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lament

used in a sentence
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Definition to express grief or regret

Although lament typically refers to a feeling or simple vocal expression, it can refer to a vocal expression as complex as a sad song or poem. It can even refer to sad, but non-vocal music — as when Tennessee Williams references background music in A Streetcar Named Desire.
  • She lamented the loss.
lamented = expressed grief about
  • We lamented our sad circumstances.
  • lamented = expressed grief about
  • She lamented, saying "Woe is me!"
  • lamented = expressed grief
  • My parents were lamenting that they hadn't seen Willow and Henry and the baby in months.
    Gayle Forman  --  If I Stay
  • lamenting = regretting
  • Their champion's fate with pity they lament,
    Virgil  --  The Aeneid
  • lament = grieve (express grief or sadness)
  • let me lament, with tears
    William Shakespeare  --  Antony and Cleopatra
  • lament = expressing grief or regret
  • ...and down the wind came the voices of the people of Esgaroth lamenting their lost town and goods and ruined houses.
    J.R.R. Tolkien  --  The Hobbit
  • lamenting = expressing regret for
  • Gilgamesh lamented; seven days and seven nights he wept for Enkidu,
    Unknown  --  The Epic of Gilgamesh
  • lamented = expressed grief and sorrow passionately
  • He was feeling sorry for himself, and lamenting the fact that his life could have changed so suddenly and so drastically.
    Paulo Coelho  --  The Alchemist
  • lamenting = expressing grief
  •   Most lamentable day, most woeful day
      That ever, ever, I did yet behold!
    William Shakespeare  --  Romeo and Juliet
  • lamentable = sad
    (Editor's note:  The suffix "-able" means able to be. This is the same pattern you see in words like breakable, understandable, and comfortable.)
  • ...then the lamentation rose out of him, loud and sustained as the conch.
    William Golding  --  Lord of the Flies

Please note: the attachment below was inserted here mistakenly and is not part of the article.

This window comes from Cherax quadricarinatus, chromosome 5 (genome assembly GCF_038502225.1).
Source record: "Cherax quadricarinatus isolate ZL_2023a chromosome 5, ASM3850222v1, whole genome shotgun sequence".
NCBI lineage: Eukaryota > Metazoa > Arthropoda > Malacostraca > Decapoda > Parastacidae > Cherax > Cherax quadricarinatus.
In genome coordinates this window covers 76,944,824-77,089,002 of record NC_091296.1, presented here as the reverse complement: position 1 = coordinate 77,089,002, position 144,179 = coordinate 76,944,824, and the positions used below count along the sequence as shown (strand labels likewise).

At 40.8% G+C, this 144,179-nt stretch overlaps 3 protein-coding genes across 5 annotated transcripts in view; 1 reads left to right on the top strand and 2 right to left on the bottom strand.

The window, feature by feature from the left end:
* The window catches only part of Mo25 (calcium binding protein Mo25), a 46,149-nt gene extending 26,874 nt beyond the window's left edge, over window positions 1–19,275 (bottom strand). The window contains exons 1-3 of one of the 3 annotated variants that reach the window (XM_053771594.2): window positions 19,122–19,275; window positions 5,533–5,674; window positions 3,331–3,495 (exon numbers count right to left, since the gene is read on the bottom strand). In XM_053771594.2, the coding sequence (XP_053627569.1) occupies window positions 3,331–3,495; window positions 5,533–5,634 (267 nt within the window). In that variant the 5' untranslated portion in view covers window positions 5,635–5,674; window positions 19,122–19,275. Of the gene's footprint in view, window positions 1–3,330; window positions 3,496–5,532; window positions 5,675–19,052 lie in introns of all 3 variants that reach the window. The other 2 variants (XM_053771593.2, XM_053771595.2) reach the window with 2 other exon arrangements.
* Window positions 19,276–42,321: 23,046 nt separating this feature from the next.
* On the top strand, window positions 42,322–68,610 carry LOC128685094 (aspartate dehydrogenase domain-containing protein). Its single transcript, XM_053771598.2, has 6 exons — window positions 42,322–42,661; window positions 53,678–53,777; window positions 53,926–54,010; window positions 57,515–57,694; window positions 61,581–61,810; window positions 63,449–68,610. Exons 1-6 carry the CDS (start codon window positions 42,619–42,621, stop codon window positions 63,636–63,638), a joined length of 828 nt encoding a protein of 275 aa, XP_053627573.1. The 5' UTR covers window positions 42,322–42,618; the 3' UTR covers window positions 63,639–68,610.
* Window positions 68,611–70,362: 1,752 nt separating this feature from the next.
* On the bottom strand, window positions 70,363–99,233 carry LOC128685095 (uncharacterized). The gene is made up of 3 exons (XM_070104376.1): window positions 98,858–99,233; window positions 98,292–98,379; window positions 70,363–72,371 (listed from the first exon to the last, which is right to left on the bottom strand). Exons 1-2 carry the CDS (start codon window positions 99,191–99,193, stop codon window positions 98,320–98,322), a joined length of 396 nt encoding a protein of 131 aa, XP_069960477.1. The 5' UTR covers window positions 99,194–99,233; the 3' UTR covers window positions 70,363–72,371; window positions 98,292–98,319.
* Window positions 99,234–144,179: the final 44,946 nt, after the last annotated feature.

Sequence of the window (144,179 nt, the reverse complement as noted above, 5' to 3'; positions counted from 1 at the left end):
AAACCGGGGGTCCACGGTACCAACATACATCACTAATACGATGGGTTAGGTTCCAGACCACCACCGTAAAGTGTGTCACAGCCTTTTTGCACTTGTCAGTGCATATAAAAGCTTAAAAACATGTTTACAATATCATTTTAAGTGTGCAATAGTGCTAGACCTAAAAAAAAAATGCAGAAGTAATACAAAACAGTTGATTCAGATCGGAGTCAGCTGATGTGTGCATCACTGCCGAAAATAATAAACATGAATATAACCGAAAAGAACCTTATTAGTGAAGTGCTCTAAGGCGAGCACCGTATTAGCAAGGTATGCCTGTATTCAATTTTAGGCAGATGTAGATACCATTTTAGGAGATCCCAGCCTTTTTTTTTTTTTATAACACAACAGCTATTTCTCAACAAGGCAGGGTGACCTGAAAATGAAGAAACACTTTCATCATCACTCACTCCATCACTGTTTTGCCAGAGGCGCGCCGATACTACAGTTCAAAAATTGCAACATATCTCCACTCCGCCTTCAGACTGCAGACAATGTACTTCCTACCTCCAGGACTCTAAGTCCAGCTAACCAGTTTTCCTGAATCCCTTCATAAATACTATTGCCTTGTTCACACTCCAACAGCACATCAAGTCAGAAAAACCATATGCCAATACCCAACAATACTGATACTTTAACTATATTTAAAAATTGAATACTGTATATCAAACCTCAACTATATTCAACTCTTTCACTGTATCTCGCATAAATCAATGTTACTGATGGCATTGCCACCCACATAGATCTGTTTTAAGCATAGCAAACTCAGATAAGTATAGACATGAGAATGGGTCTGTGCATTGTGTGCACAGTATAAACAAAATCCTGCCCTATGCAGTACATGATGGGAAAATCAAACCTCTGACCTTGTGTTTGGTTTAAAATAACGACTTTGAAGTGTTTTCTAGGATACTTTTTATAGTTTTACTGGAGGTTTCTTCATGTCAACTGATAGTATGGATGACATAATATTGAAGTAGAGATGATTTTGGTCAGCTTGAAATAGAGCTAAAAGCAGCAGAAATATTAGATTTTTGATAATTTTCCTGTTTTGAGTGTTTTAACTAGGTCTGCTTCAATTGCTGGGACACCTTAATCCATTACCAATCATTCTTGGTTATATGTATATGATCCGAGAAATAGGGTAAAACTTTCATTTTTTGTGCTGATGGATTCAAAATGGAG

• lamentation = sorrowful cry
    (editor's note:  The suffix "-tion", converts a verb into a noun that denotes the action or result of the verb. Typically, there is a slight change in the ending of the root verb, as in action, education, and observation.)
  • High above us in the darkness a solitary mocker poured out his repertoire in blissful unawareness of whose tree he sat in, plunging from the shrill kee, kee of the sunflower bird to the irascible qua-ack of a bluejay, to the sad lament of Poor Will, Poor Will, Poor Will.
    Harper Lee  --  To Kill a Mockingbird
  • lament = expression of grief
  • SECOND MESSENGER Hearing the loud lament above her son With her own hand she stabbed herself to the heart.
    Sophocles  --  Antigone
  • lament = expressing grief or regret
  • If you see bees loafing and lamenting, you can bet their queen is dead.
    Sue Monk Kidd  --  The Secret Life of Bees
  • lamenting = expressing grief or regret
  • The river sang with a voice of suffering, longingly it sang, longingly, it flowed towards its goal, lamentingly its voice sang.
    Hermann Hesse  --  Siddhartha
  • lamentingly = in a manner that expresses grief or regret
  • "I have bought the mansion of a love, but not possess'd it" was his lament.
    Olive Ann Burns  --  Cold Sassy Tree
  • lament = expressed grief or regret
  • He says that this seems to be a poem about England but it is a lament for the poet's native land, our own native land, Ireland.
    Frank McCourt  --  Angela's Ashes
  • lament = sad poem
  • A cry of lamentation went up.
    George Orwell  --  Animal Farm
  • lamentation = passionate grief or sorrow
    (editor's note:  The suffix "-tion", converts a verb into a noun that denotes the action or result of the verb. Typically, there is a slight change in the ending of the root verb, as in action, education, and observation.)
  • She, being the nearest woman relative, raised a formal lament for the dead of the family.
    John Steinbeck  --  The Pearl
  • lament = verbal expression of grief
  • I was no longer capable of lamentation.
    Elie Wiesel  --  Night
lamentation = passionate expression of grief or sorrow
(editor's note:  The suffix "-tion", converts a verb into a noun that denotes the action or result of the verb. Typically, there is a slight change in the ending of the root verb, as in action, education, and observation.)

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